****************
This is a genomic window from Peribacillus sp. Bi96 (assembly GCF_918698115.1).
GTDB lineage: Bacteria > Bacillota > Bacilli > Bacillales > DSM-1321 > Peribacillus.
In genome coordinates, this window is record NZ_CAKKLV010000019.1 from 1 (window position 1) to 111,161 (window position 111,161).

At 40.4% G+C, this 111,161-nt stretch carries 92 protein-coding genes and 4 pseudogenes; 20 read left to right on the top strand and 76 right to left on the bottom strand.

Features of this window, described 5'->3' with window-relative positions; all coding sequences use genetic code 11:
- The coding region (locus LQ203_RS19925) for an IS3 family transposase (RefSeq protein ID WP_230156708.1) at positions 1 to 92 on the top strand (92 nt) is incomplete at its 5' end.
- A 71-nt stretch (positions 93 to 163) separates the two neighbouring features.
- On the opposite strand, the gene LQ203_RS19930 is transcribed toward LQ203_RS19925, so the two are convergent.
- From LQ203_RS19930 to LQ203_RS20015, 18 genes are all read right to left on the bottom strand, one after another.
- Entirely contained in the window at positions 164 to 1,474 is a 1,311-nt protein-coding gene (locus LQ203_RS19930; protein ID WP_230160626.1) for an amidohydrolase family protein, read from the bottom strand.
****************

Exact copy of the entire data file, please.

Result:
This is a genomic window from Peribacillus sp. Bi96 (assembly GCF_918698115.1).
GTDB lineage: Bacteria > Bacillota > Bacilli > Bacillales > DSM-1321 > Peribacillus.
In genome coordinates, this window is record NZ_CAKKLV010000019.1 from 1 (window position 1) to 111,161 (window position 111,161).

At 40.4% G+C, this 111,161-nt stretch carries 92 protein-coding genes and 4 pseudogenes; 20 read left to right on the top strand and 76 right to left on the bottom strand.

Features of this window, described 5'->3' with window-relative positions; all coding sequences use genetic code 11:
- The coding region (locus LQ203_RS19925) for an IS3 family transposase (RefSeq protein ID WP_230156708.1) at positions 1 to 92 on the top strand (92 nt) is incomplete at its 5' end.
- A 71-nt stretch (positions 93 to 163) separates the two neighbouring features.
- On the opposite strand, the gene LQ203_RS19930 is transcribed toward LQ203_RS19925, so the two are convergent.
- From LQ203_RS19930 to LQ203_RS20015, 18 genes are all read right to left on the bottom strand, one after another.
- Entirely contained in the window at positions 164 to 1,474 is a 1,311-nt protein-coding gene (locus LQ203_RS19930; protein ID WP_230160626.1) for an amidohydrolase family protein, read from the bottom strand.